Mohsenzadeh v. Johnson et al

Filing 24

ORDER granting 11 Defendant's Motion to Dismiss without Prejudice. Signed by Judge M. James Lorenz on 9/6/2017. (sjt)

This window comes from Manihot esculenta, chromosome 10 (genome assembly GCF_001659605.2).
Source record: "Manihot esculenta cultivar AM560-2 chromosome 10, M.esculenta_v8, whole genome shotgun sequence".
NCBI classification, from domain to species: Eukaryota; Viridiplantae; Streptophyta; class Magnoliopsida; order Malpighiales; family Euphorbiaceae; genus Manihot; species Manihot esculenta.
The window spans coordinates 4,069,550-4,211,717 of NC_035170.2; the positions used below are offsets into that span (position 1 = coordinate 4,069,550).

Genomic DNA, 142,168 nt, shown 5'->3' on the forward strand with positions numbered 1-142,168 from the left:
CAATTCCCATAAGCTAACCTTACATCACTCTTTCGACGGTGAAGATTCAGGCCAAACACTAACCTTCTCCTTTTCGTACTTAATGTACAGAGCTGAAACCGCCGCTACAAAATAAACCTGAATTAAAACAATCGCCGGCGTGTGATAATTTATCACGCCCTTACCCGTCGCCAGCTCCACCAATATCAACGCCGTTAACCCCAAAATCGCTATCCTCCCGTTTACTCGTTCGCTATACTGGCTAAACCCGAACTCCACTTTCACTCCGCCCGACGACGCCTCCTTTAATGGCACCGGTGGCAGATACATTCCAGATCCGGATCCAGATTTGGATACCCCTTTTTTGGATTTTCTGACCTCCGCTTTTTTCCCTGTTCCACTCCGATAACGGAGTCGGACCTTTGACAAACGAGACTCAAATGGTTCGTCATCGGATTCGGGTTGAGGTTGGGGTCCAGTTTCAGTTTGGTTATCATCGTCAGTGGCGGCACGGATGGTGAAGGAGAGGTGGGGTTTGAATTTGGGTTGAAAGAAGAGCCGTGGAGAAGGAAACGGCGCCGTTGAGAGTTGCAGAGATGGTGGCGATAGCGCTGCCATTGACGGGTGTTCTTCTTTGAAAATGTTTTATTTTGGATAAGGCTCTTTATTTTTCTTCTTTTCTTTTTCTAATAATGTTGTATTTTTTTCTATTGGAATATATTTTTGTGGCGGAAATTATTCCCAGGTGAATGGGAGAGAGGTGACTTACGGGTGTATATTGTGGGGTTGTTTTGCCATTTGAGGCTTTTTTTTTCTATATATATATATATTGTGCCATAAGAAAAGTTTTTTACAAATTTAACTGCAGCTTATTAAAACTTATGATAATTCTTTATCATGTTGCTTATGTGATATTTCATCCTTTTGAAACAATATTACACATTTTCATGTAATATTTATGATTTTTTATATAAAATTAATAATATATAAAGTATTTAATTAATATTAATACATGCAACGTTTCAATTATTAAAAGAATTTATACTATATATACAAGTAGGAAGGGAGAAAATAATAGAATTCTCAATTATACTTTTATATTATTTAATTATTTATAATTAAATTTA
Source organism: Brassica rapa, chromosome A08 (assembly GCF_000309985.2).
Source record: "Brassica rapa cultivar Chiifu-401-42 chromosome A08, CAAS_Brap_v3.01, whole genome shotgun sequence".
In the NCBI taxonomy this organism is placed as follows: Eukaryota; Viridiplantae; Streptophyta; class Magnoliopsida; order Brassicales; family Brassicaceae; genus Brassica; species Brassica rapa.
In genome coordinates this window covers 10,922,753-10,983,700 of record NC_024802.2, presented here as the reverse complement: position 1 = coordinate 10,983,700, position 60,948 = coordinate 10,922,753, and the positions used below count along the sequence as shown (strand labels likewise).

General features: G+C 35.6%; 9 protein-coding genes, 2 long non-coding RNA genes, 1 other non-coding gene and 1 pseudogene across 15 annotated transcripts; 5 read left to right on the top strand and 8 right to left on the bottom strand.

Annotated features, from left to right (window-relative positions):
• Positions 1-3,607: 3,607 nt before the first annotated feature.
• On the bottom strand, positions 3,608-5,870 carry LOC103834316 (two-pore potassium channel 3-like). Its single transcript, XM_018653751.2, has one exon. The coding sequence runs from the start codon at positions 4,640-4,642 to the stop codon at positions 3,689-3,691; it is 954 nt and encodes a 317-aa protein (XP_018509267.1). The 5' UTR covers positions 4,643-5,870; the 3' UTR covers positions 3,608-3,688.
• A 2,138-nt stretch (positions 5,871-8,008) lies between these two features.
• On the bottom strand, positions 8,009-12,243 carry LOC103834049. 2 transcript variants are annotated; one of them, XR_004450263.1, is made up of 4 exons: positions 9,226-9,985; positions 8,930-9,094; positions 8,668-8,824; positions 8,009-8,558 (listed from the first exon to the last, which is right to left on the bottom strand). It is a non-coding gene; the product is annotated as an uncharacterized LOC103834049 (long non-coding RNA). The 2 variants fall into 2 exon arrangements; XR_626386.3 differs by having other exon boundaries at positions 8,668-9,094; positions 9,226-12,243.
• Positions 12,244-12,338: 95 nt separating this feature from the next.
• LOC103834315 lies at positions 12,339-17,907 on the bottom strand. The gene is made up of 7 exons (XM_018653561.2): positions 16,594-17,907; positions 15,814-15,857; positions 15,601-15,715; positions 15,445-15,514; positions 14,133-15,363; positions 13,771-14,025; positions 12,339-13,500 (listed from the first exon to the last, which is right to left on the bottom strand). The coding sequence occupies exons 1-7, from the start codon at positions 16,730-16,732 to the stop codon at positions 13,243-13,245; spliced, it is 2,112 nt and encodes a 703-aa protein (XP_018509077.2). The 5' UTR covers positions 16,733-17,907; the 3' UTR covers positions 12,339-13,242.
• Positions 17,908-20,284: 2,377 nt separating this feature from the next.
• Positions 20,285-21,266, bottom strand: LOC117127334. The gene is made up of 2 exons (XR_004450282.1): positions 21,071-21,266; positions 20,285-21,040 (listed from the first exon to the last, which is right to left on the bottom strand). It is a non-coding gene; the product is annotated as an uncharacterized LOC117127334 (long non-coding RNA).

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1 2 3 4 5 6 7 8 UNITED STATES DISTRICT COURT 9 SOUTHERN DISTRICT OF CALIFORNIA 10 11 ZAFAR MOHSENZADEH, Case No.: 3:14-cv-2715-L-RBB Plaintiff, 12 13 v. 14 ORDER GRANTING DEFENDANTS' MOTION TO DISIMISS JOHN F. KELLY, Secretary of the Department of Homeland Security, et al., 15 Defendants. 16 17 Pending before the Court is Defendants' motion to dismiss pursuant to Federal 18 Rules of Civil Procedure 12(b)(1) and 12(b)(6), or alternatively for summary judgment 19 under Rule 56. Plaintiff filed an opposition. Defendants did not reply. The matter is 20 submitted on the briefs without oral argument. See Civ. L. R. 7.1(d)(1). For the reasons 21 stated below, Defendants' motion to dismiss is granted for lack of subject matter 22 jurisdiction. This action is dismissed without prejudice. 23 I. 24 BACKGROUND Plaintiff Zafar Mohsenzadeh is an Iranian national who was granted asylum in the 25 United States in or around 1995. On February 25, 2012, he filed an application form I- 26 485 for adjustment of status to permanent residence. (Compl. at 3.) The United States 27 Citizenship and Immigration Services ("CIS") confirmed receipt of the application, 28 1 3:14-cv-2715-L-RBB 1 Plaintiff attended the Biometrics and INFOPASS appointments, and made status 2 inquiries. (Id. at 3-4 & Ex. 1.) So far, his application has not been adjudicated. 3 It is undisputed that Plaintiff's application is on hold because he was found 4 inadmissible under 8 U.S.C. § 1182(a)(3)(B) due to his support of a Tier III terrorist 5 organization, see 8 U.S.C. § 1182(a)(3)(B)(vi)(III). (Opp'n at 2, 3.) In his asylum 6 application Plaintiff allegedly disclosed that, while still in Iran, he had distributed 7 literature for Mojahedin-e Khalq ("MEK"), a Tier III terrorist organization.1 (Opp'n at 3.) 8 "Most forms of immigration relief are barred by statute for aliens who have engaged in 9 terrorist activities." Bojnoordi v. Holder, 757 F.3d 1075, 1077 n.2 (9th Cir. 2014); see 10 also 8 U.S.C. § 1182(a)(3)(B)(iii), (iv)&(vi) (defining "terrorist activity," "engage in 11 terrorist activity" and "terrorist organization," respectively). Section 1182(a)(3)(A) 12 renders such individuals inadmissible, thus precluding granting an application for 13 permanent residence. 14 However, the Secretary of Homeland Security (hereinafter sometimes "Secretary") 15 has authority and discretion to make exceptions for individuals or Tier III terrorist 16 organizations. 8 U.S.C. § 1182(d)(3)(B) ("discretionary exemption"). Pursuant to this 17 provision, since May 24, 2007, the Department of Homeland Security ("DHS") issued a 18 series of memoranda providing guidance for processing applications which, like 19 Plaintiff's, would be denied but for the possibility of a favorable exercise of the 20 discretionary exemption. (Defs' Exh. at 1-43.) 2 The memoranda direct the CIS to deny 21 22 23 24 25 26 1 Initially, Plaintiff's counsel admitted that Plaintiff distributed literature for MEK. (Opp'n at 3 & n.1; see also Defs' Ex. at 44-45.) For information about MEK's background, see Rajabi v. Attorney General, 553 Fed. Appx. 251, 253 n.5, 254 (9th Cir. 2014), and Bojnoordi v. Holder, 757 F.3d 1075, 1076 n.1 (9th Cir. 2014). Plaintiff's counsel has since qualified his admission by referring to the organization as "a Mojahedin student group in Iran." (Opp'n at 3 & n.1; see also Defs' Ex. at 44-45.) 27 2 28 Plaintiff does not object to the Court's consideration of the DHS memoranda, and has not presented any evidence to the contrary. Accordingly, the Court takes judicial 2 3:14-cv-2715-L-RBB 1 applications where, due to individual circumstances, the applicant would be ineligible for 2 the discretionary exemption even if the related Tier III terrorist organization were 3 exempted. However, cases where the applicant could benefit are put on hold pending 4 exemption. Numerous exemptions have been granted and cases released from hold under 5 this procedure. See, e.g., Islam v. Heinauer, 32 F.Supp.3d 1063, 1071 (N.D. Cal. 2014) 6 ("[B]etween mid-2006 and June 2013, USIC granted a total of 15,808 exemptions in 7 cases involving terrorist-related inadmissibility grounds. Moreover, [from] June 2010 8 [through March 2014] USCIS released over 3,500 cases from hold.") (internal quotation 9 marks and citations omitted); Singh v. Napolitano, 909 F.Supp.2d 1164, 1175 (E.D. Cal. 10 2012) ("new organizations have received exemptions, and thousands of aliens have 11 benefitted from those exemptions"). As his application has not been denied, it appears 12 that Plaintiff can benefit from an exemption. 13 Plaintiff has been awaiting adjudication since 2012. Dissatisfied with the lack of 14 progress, he filed the pending Complaint for Relief in the Nature of Mandamus against 15 the Secretary, Director of the CIS, Center Director of Nebraska Service Center of the 16 CIS, Acting District Director of the San Diego District of the CIS, and the Attorney 17 General of the United States (collectively "Defendants"). Plaintiff requests an order 18 directing Defendants to adjudicate his application for permanent residence without 19 further delay. Defendants filed a motion to dismiss pursuant to Rule 12(b)(1) for lack of 20 subject matter jurisdiction, Rule 12(b)(6) for failure to state a claim, or alternatively Rule 21 56 for summary judgment. 22 II. 23 24 DISCUSSION Rule 12(b)(1) provides for dismissal if subject matter jurisdiction is lacking. Unlike State courts, 25 26 27 28 notice. Fed. R. Evid. 201; see also United States v. Corinthian Colleges, 655 F.3d 984, 999 (9th Cir. 2011). 3 3:14-cv-2715-L-RBB 1 Federal courts are courts of limited jurisdiction. They possess only that power authorized by Constitution and statute, which is not to be expanded by judicial decree. It is to be presumed that a cause lies outside this limited jurisdiction, and the burden of establishing the contrary rests upon the party asserting jurisdiction. 2 3 4 5 6 Kokkonen v. Guardian Life Ins. Co. of Am., 511 U.S. 375, 377 (1994) (citations omitted). 7 Federal courts must satisfy themselves of jurisdiction over the subject matter before 8 proceeding to the merits. Ruhrgas AG v. Marathon Oil Co., 526 U.S. 574, 583 (1999). 9 The court must dismiss an action if subject matter jurisdiction is lacking. Fed. R. Civ. P. 10 12(h)(3); see also Hansen v. Dep’t of Treasury, 528 F.3d 597, 600 (9th Cir. 2007). 11 12 Defendants argue that jurisdiction is barred by 8 U.S.C. § 1252(a)(2)(B), which states: 13 Notwithstanding any other provision of law (statutory or nonstatutory), including section 2241 of Title 28, or any other habeas corpus provision, and sections 1361 and 1651 of such title, and except as provided in subparagraph (D),[3] and regardless of whether the judgment, decision, or action is made in removal proceedings, no court shall have jurisdiction to review-- 14 15 16 17 18 (i) any judgment regarding the granting of relief under section 1182(h), 1182(i), 1229b, 1229c, or 1255 of this title, or 19 20 (ii) any other decision or action of the Attorney General or the Secretary of Homeland Security the authority for which is specified under this subchapter[4] to be in the discretion of the 21 22 23 24 25 26 27 28 3 Subparagraph D carves out jurisdiction in the courts of appeal for judicial review of certain constitutional and legal claims. 8 U.S.C. § 1252(a)(2)(D). 4 The reference to "this subchapter" is to the United States Code, Title 8, Chapter 12, Subchapter II, codified at 8 U.S.C. §§ 1151-1381 and titled "Immigration." 4 3:14-cv-2715-L-RBB 1 2 3 Attorney General or the Secretary of Homeland Security, other than the granting of relief under section 1158(a) of this title. Because the CIS has not yet adjudicated Plaintiff's application, clause (i) does not 4 apply. To prevail under clause (ii), the decision to hold Plaintiff's application in 5 abeyance must (1) constitute "any other decision or action of the Attorney General or the 6 Secretary;" (2) that was made under authority provided under Subchapter II; and (3) is 7 specified to be discretionary. 8 It is undisputed that the first two requirements are met. The CIS is an organization 9 within the DHS and is overseen by the Secretary. See, last visited 10 Sep. 5, 2017. Placing Plaintiff's application on hold was a decision or action other than 11 "judgment regarding the granting of relief." See 8 U.S.C. § 1252(a)(2)(B). The authority 12 to adjudicate Plaintiff's application is found in Subchapter II at 8 U.S.C. §§ 1159(b) 13 (adjustment of status for asylees) and 1255(a) (adjustment of status for nonimmigrants). 14 Authority to grant the application under the discretionary exemption is found in 15 Subchapter II at 8 U.S.C. § 1182(d)(3)(B)(i). 16 Plaintiff concedes that adjudication of his application is within the Secretary's "full 17 discretion." (Opp'n at 2; see also id. at 8.) He argues that judicial review is available to 18 order Defendants to issue a decision which has taken too long. He alleges that 19 Defendants have unreasonably delayed adjudication of his application, and also suggests 20 that they have refused to adjudicate it. (See Compl. at 5; Opp'n at 2, 8-9.) While it is 21 apparent from the allegations that the adjudication has taken a long time -- five and a half 22 years, Plaintiff's suggestion that Defendants are refusing to adjudicate is unsupported. 23 The delay of five and a half years is insufficient to show refusal to adjudicate. A six-year 24 delay in processing I-485 applications is not unreasonable per se. See, e.g., Asmai v. 25 Johnson, 182 F. Supp. 3d 1086, 1095 (E.D. Cal. 2016); Islam, 32 F.Supp.3d at 1071-72; 26 Singh, 909 F.Supp.2d at 1175. If delay is not unreasonable, it, a fortiori, cannot show 27 refusal to act. Moreover, Plaintiff's own allegations regarding the steps that Defendants 28 have taken so far (see Compl. at 3-4) show that this is not a case where Defendants have 5 3:14-cv-2715-L-RBB 1 refused to act on his application. The dispute focuses on the issue whether the pace of 2 processing his application is discretionary, i.e., whether § 1252(a)(2)(B)(ii) bars judicial 3 review of the pace of adjudication. 4 The parties cite no binding authority on point. Defendants' reliance on the holding 5 of Hassan v. Chertoff, 593 F.3d 785 (9th Cir. 2010), that the court lacked jurisdiction to 6 review denial of Hassan's application for adjustment of status, is unavailing. Section 7 1252(a)(2)(B)(i) barred review because, unlike here, the application in Hassan was 8 denied. Id. at 788-89. No circuit court of appeals has squarely ruled on the issue of 9 jurisdiction over the pace of adjudication. Bian v. Clinton, 605 F.3d 249, 252 (5th Cir. 10 2010); vacated as moot at 2010 WL 363370 (I-485 application granted). District courts 11 across the United States are divided. See id. at 252 & n.3 (surveying cases and noting 12 that "District courts that have considered this issue have divided sharply"); see also, e.g., 13 Khan v. Johnson, 65 F.Supp.3d 918, 925 (C.D. Cal. 2014) (collecting and discussing 14 cases); Beshir v. Holder, 10 F.Supp.3d 165, 172, 173-74 (D.D.C. 2014) (same); Singh, 15 909 F.Supp.2d at 1169-70 (same). 16 In Kucana v. Holder, the Supreme Court interpreted § 1252(a)(2)(B)(ii) in the 17 context of the Immigration Appeals Board's denial of a successive motion to reopen 18 removal proceedings, and the Seventh Circuit's decision that it lacked jurisdiction to 19 review it. 558 U.S. 233, 239-42 (2010). The Court explained that "[s]eparation-of- 20 powers concerns ... caution us against reading legislation, absent clear statement, to place 21 in executive hands authority to remove cases from the Judiciary's domain," and held that 22 "Congress barred court review of discretionary decisions only when Congress itself set 23 out the Attorney General's discretionary authority in the statute." Kucana, 558 U.S. at 24 237 & 247. The opinion focuses on the phrase "authority for which is specified under 25 this subchapter to be in the discretion ... ." 8 U.S.C. § 1252(a)(2)(B)(ii). The issue here, 26 whether Congress intended to bar judicial review over the pace of adjudication of I-485 27 applications, turns on the meaning of the same phrase. Although the precise issue present 28 in Kucana, whether § 1252(a)(2)(B)(ii) provision applies when a decision is declared 6 3:14-cv-2715-L-RBB 1 discretionary not by statute but by regulation, id. at 238, is not present here, the Court is 2 guided by the separation-of-powers concerns noted in Kucana. 3 4 5 6 7 8 9 10 11 A well-established presumption favors judicial review of administrative action: When a statute is reasonably susceptible to divergent interpretation, we adopt the reading that accords with traditional understandings and basic principles: that executive determinations generally are subject to judicial review. We have consistently applied that interpretive guide to legislation regarding immigration, and particularly to questions concerning the preservation of federal-court jurisdiction. Because the presumption favoring interpretation of statutes to allow judicial review of administrative action is well-settled, the Court assumes that Congress legislates with knowledge of the presumption. It therefore takes clear and convincing evidence to dislodge the presumption. 12 13 Kucana, 558 U.S. at 251-52 (internal quotation marks, brackets and citations omitted). 14 Thus, "[a] statute affecting federal jurisdiction must be construed both with precision and 15 with fidelity to the terms by which Congress has expressed its wishes." Id. at 252. 16 Section 1252(a)(2)(B)(ii) bars judicial review of "any other decision or action of 17 the [Secretary] the authority for which is specified under this subchapter to be in [his] 18 discretion." The fact that it does not explicitly reference the pace of adjudication does 19 not preclude a finding that the pace is discretionary. This issue was addressed in a 20 section of Hassan not cited by the parties. After the denial of his adjustment of status 21 application, Hassan's advance parole was revoked. Hassan, 593 F.3d at 789. He argued 22 that the revocation was not discretionary because "no statute or regulation authorizes 23 revocation." Id. The court concluded the revocation was discretionary because it 24 "inevitably followed from DHS's discretionary decision to deny adjustment of status." Id. 25 at 790. That decision, in turn, was made pursuant to 8 U.S.C. § 1182(d)(5)(A), which 26 grants discretion to revoke advance parole when it no longer serves its purpose. Id. at 27 789-90. Although no statute explicitly granted the authority and discretion to revoke 28 7 3:14-cv-2715-L-RBB 1 advance parole upon denial of adjustment of status, the authority and discretion were 2 inherent in the broader grant provided in § 1182(d)(5)(A). 3 Similarly, the discretion over the pace of application processing is apparent, when 4 § 1252(a)(2)(B)(ii) is read in the context of the statutes authorizing application 5 processing. On its face, the bar under clause (ii) reaches intermediate administrative 6 decisions or actions, which is in addition to the bar under clause (i). Clause (i) applies to 7 administrative judgments issued under a discrete list of statutes: "no court shall have 8 jurisdiction to review [¶] any judgment regarding the granting of relief under section 9 1182(h), 1182(i), 1229b, 1229c, or 1255 of this title." 8 U.S.C. § 1252(a)(2)(B)(i). By 10 contrast, clause (ii) is a "catchall," Kucana, 558 U.S. at 246-47, which provides: 11 ... no court shall have jurisdiction to review-- 12 [¶] (ii) any other decision or action of the Attorney General or the Secretary of Homeland Security the authority for which is specified under this subchapter to be in the discretion of the Attorney General or the Secretary of Homeland Security ... . 13 14 15 16 8 U.S.C. § 1252(a)(2)(B)(ii). 5 It applies to intermediary administrative actions and 17 decisions leading to judgment, so long as they are discretionary. 18 Furthermore, the statutes referred to in clause (ii), which provide authority to 19 adjudicate I-485 applications, specify a wide scope of discretion. Sections 1255(a) and 20 1159(b) not only place adjustment of status in the Secretary's discretion, but go a step 21 further by granting him discretion to prescribe regulations. Section 1255(a) provides: 22 23 24 25 26 27 28 5 It has been noted that this provision "is refreshingly free from ambiguity and its terms are pellucidly clear." Bian, 605 F.3d at 253 n.6 (internal quotation marks and citation omitted). 8 3:14-cv-2715-L-RBB 1 The status of an alien ... may be adjusted by the Attorney General,[6] in his discretion and under such regulations as he may prescribe, to that of an alien lawfully admitted for permanent residence ... . 2 3 4 (Emphasis added.) Similarly, § 1159(b) states: The Secretary of Homeland Security or the Attorney General, in the Secretary's or the Attorney General's discretion and under such regulations as the Secretary or the Attorney General may prescribe, may adjust to the status of an alien lawfully admitted for permanent residence the status of any alien granted asylum ... . 5 6 7 8 9 10 (Emphasis added.) In this regard, the statutes confer discretion not only to adjudicate, but 11 to create the process of intermediary steps by which adjustment of status is adjudicated.7 12 See Beshir, 10 F.Supp.3d at 173, 174 (discussing 8 U.S.C. §§ 1255(a) & 1159(b) and 13 citing cases). The number and kind of intermediate decisions and actions directly impact 14 the amount of time needed to adjudicate. Discretion over the process leading to 15 adjudication therefore necessarily includes discretion over its pace. 16 This conclusion is reinforced in discretionary exemption cases where terrorism- 17 related inadmissibility grounds preclude granting the application in the normal course. 18 The statute grants the Secretary broad discretion by couching it in broad terms as "sole 19 and unreviewable discretion:" [T]he Secretary of Homeland Security, after consultation with the Secretary of State and the Attorney General, may determine 20 21 22 23 24 6 Although the statute refers only to the Attorney General, the authority to adjudicate adjustment of status has been delegated to the Secretary and the CIS. See 6 U.S.C. §§ 271(b)(5) & 557. 25 7 26 27 28 This point distinguishes the pending case from Kucana. In Kucana, discretion was conferred on the Executive through regulations passed by the Executive branch itself. 558 U.S. at 252; see also Beshir, 10 F.Supp.3d at 175-76 (discussing Kucana). Here, by contrast, discretion is conferred on the Executive through statute passed by Congress. 9 3:14-cv-2715-L-RBB 1 in [his] sole unreviewable discretion that subsection (a)(3)(B) shall not apply ... . 2 3 8 U.S.C. § 1182(d)(3)(B)(i) (emphasis added). 4 Finally, to exercise the discretionary exemption, the Secretary of State, Attorney 5 General and the Secretary of Homeland Security must consult with each other. With this 6 required step Congress ensured that the exemption process would be deliberate. 7 "Whether an exemption applies or will be granted for individuals who aided or assisted 8 Tier III terrorist organizations is a complex and sensitive decision." Singh, 909 F. 9 Supp.2d at 1175. It involves "consideration of national security, foreign policy, and 10 humanitarian issues. The determination by its very nature is time consuming[8] and not to 11 be made lightly." Id. (internal quotation marks and citation omitted); see also Islam, 32 12 F.Supp.3d at 1072. The broad scope of discretion granted by § 1182(d)(3)(B)(i) is 13 therefore consistent with the doctrine that political and national security considerations 14 with implications for foreign relations are not subject to judicial review. See Beshir, 10 15 F.Supp.3d at 173, 177-78 (citing INS v. Aguirre-Aguirre, 526 U.S.415, 425 (1999)). 16 In sum, based on its plain language, § 1252(a)(2)(B)(ii) bars judicial review of 17 discretionary intermediate decisions or actions in the process of adjudicating I-485 18 applications. That the bar extends to the pace of processing is inherent in the discretion 19 to establish the kind and number of intermediate steps. In this regard, § 1252(a)(2)(B)(ii) 20 dovetails with the plain language of the statutes conferring discretionary authority to 21 process I-485 applications -- §§ 1255(a) and 1159(b) expressly grant discretion to pass 22 regulations, and § 1182(d)(3)(B)(i) explicitly prescribes a time consuming process, which 23 is in the Secretary's "sole and unreviewable discretion." Accordingly, Congress 24 unambiguously precluded judicial review of the pace of adjudicating I-485 applications. 25 26 27 28 8 Given the number of exemptions granted, this time-consuming process is not a mere excuse for delay. See Islam, 32 F.Supp.3d at 1071; Singh, 909 F.Supp.2d at 1175. 10 3:14-cv-2715-L-RBB 1 Several district courts in the Ninth Circuit have reached the opposite conclusion. 2 Plaintiff cites Khan v. Johnson and Islam v. Heinauer. They held that the delay, seven 3 plus and nearly six years, respectively, was unreasonable under the APA, and therefore 4 subject to review. Khan, 65 F.Supp.3d at 921; Islam, 32 F.Supp.3d at 1066. Both are 5 based on the premise that "the government has a non-discretionary duty to adjudicate 6 [the] petition within a reasonable period of time" because "to hold otherwise would be to 7 sanction the perpetual delay of governmental obligations that are clearly mandated by 8 law." Khan, 65 F.Supp.3d at 925; Islam, 32 F.Supp.3d at 1069. Both cases ultimately 9 rest on Beyene v. Napolitano, 2012 WL 2911838 (N.D. Cal.). Khan, 65 F.Supp.3d at 925 10 (citing Islam, 32 F.Supp.3d at 1069); Islam, 32 F.Supp.3d at 1069 (citing Beyene, 2012 11 WL 2911838.) 12 Beyene is based on four grounds. First, it notes that none of the relevant statutes 13 expressly states that the pace of adjudication is discretionary. Beyene, 2012 WL 2911838 14 *3. This is not determinative of the issue. See Hassan, 593 F.3d at 789-90. 15 Furthermore, Beyene addresses neither the plainly stated scope of § 1252(a)(2)(B)(ii), nor 16 the breadth of discretion granted by §§ 1255(a), 1159(b) and 1182(d)(3)(B)(i). 17 Second, Beyene rests on the APA, 5 U.S.C. § 555(b), which mandates government 18 administrative action "within a reasonable time." Id. However, the APA does not apply 19 when another statute bars judicial review, 5 U.S.C. § 701(a)(1), as is the case here, 8 20 U.S.C. § 1252(a)(2)(B)(ii) ("[n]otwithstanding any other provision of law (statutory or 21 nonstatutory)"). 22 Third, Beyene rests on 8 U.S.C. § 1571(b) to suggest that the Congress expected 23 action on I-485 applications to be completed within a certain amount of time. Beyene, 24 2012 WL 2911838 *3. Section 1571(b) states: 25 26 27 28 (b) Policy It is the sense of Congress that the processing of an immigration benefit application should be completed not later than 180 days after the initial filing of the application ... . 11 3:14-cv-2715-L-RBB 1 Similar statutory "sense of Congress" language has been interpreted as "non-binding 2 legislative dicta." Yang v. Cal. Dept. of Soc. Serv., 183 F.3d 953, 961 (9th Cir. 1999); see 3 also Singh, 909 F.Supp.3d at 1176 (addressing § 1571(b) and finding it does not set a 4 time frame for I-485 applications); Bian, 605 F.3d at 255 (same). This is consistent with 5 the "Policy" heading in the statute. Reading § 1571(b) as anything more would be 6 inconsistent with its plain language, as well as with §§ 1252(a)(2)(B)(ii), 1255(a) and 7 1159(b), which grant discretion over intermediary steps in adjudicating I-485 8 applications, and with § 1182(d)(3)(B)(i), requiring the Secretary of DHS, the Secretary 9 of State and the Attorney General to consult before granting a discretionary exemption. 10 Fourth, Beyene reasons that precluding judicial review over the pace of 11 adjudication would fail to recognize the difference between "discretion over how to 12 resolve an application and ... discretion over whether" to resolve it, thus allowing 13 "perpetual delay of governmental obligations." 2012 WL 2911838 *3 (internal quotation 14 marks and citations omitted, emphases in original). This reasoning suggests that review 15 should be limited to refusal to adjudicate rather than to encompass slow-paced 16 processing.9 The pending case does not present the extreme delay necessary to show that 17 Defendants are refusing to act on Plaintiff's application. For the foregoing reasons, the 18 Court rejects Plaintiff's reliance on Khan and Islam to argue that the pace of processing I- 19 485 applications is not covered by § 1252(a)(2)(B)(ii) jurisdictional bar. 20 Alternatively, Plaintiff relies on the Administrative Procedure Act, 5 U.S.C. § 701 21 et seq. ("APA"), and Mandamus Act, 28 U.S.C. §§ 1361 and 1651, to sidestep the 22 jurisdictional bar. This is unavailing. Section 1252(a)(2)(B)(ii) explicitly excludes both 23 statutes from consideration by stating that it applies "[n]otwithstanding any other 24 provision of law (statutory or nonstatutory), including ... sections 1361 and 1651 of [Title 25 26 27 28 9 Refusal to process applications arguably falls outside the scope of § 1252(a)(2)(B)(ii). See 8 U.S.C. §§ 1255(a) & 1159(b). The Court does not address this issue here, as Plaintiff does not allege facts supporting refusal to act on his application. 12 3:14-cv-2715-L-RBB 1 28]."10 The APA explicitly does not apply "to the extent that statutes preclude judicial 2 review." 5 U.S.C. § 701(a)(1). Furthermore, neither the Mandamus Act nor the APA 3 apply to discretionary actions. Pittston Coal Group v. Sebben, 488 U.S. 105, 121 (1988) 4 ("The extraordinary remedy of mandamus under 28 U.S.C. § 1361 will issue only to 5 compel the performance of a clear nondiscretionary duty") (internal quotation marks and 6 citation omitted); 5 U.S.C. § 701(a)(2) (the APA does not apply when "agency action is 7 conferred to agency discretion by law"). 8 For the foregoing reasons, 8 U.S.C. § 1252(a)(2)(B)(ii) precludes judicial review of 9 the pace at which Defendants are processing Plaintiff's application. Defendants' motion 10 is GRANTED to the extent it is based on Rule 12(b)(1), and denied as moot in all other 11 respects. This action is DISMISSED WITHOUT PREJUDICE to filing another action 12 in case of extreme delay sufficient to show refusal to process Plaintiff's application. 13 IT IS SO ORDERED. 14 15 Dated: September 6, 2017 16 17 18 19 20 21 22 23 10 24 25 26 27 28 United States Code Title 28, Sections 1351 and 1651 refer to the Mandamus Act. Section 1651(a) establishes the authority of federal courts to issue writs: "The Supreme Court and all courts established by Act of Congress may issue all writs necessary or appropriate in aid of respective jurisdictions and agreeable to the usages and principles of law." Section 1361 confers "original jurisdiction ... of any action in the nature of mandamus to compel ... any agency [of the United States] to perform a duty owed to the plaintiff." 13 3:14-cv-2715-L-RBB